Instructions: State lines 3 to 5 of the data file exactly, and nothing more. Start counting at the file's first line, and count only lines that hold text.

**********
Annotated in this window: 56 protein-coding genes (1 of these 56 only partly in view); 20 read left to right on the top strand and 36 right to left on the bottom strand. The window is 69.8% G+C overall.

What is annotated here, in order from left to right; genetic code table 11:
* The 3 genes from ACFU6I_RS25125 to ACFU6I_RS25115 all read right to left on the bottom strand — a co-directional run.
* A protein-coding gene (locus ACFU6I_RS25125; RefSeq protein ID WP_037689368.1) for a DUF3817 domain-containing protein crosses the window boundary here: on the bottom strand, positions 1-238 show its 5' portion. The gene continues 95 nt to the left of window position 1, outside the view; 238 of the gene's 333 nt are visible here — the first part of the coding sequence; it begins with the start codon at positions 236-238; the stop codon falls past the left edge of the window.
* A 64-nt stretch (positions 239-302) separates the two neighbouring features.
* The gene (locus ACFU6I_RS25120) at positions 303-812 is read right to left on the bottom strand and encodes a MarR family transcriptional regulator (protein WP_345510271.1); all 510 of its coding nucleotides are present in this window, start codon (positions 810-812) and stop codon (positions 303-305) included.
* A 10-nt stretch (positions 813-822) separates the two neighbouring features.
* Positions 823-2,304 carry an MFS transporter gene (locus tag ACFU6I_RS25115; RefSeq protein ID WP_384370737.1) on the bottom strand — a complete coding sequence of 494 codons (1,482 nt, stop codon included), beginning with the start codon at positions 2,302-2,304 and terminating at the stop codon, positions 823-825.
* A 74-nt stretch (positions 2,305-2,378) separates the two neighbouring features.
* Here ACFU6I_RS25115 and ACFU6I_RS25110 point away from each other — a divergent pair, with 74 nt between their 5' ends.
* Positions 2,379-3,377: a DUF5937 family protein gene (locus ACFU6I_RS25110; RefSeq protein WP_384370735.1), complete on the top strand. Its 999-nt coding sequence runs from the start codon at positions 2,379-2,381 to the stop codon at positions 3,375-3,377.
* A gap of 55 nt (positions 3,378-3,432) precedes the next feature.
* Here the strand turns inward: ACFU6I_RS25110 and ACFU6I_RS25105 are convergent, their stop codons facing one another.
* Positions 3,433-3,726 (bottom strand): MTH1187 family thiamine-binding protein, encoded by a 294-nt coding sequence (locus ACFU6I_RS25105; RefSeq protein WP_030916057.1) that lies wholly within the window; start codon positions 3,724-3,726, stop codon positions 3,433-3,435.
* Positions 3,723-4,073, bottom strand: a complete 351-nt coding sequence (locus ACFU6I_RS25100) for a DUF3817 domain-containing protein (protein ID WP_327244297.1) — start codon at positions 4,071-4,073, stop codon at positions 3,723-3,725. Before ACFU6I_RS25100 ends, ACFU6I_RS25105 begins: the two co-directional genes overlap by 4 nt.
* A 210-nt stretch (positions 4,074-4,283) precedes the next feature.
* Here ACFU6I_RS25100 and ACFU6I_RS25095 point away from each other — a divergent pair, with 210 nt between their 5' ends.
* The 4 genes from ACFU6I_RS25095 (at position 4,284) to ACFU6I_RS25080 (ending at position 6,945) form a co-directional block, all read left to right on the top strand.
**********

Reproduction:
* The 3 genes from ACFU6I_RS25125 to ACFU6I_RS25115 all read right to left on the bottom strand — a co-directional run.
* A protein-coding gene (locus ACFU6I_RS25125; RefSeq protein ID WP_037689368.1) for a DUF3817 domain-containing protein crosses the window boundary here: on the bottom strand, positions 1-238 show its 5' portion. The gene continues 95 nt to the left of window position 1, outside the view; 238 of the gene's 333 nt are visible here — the first part of the coding sequence; it begins with the start codon at positions 236-238; the stop codon falls past the left edge of the window.
* A 64-nt stretch (positions 239-302) separates the two neighbouring features.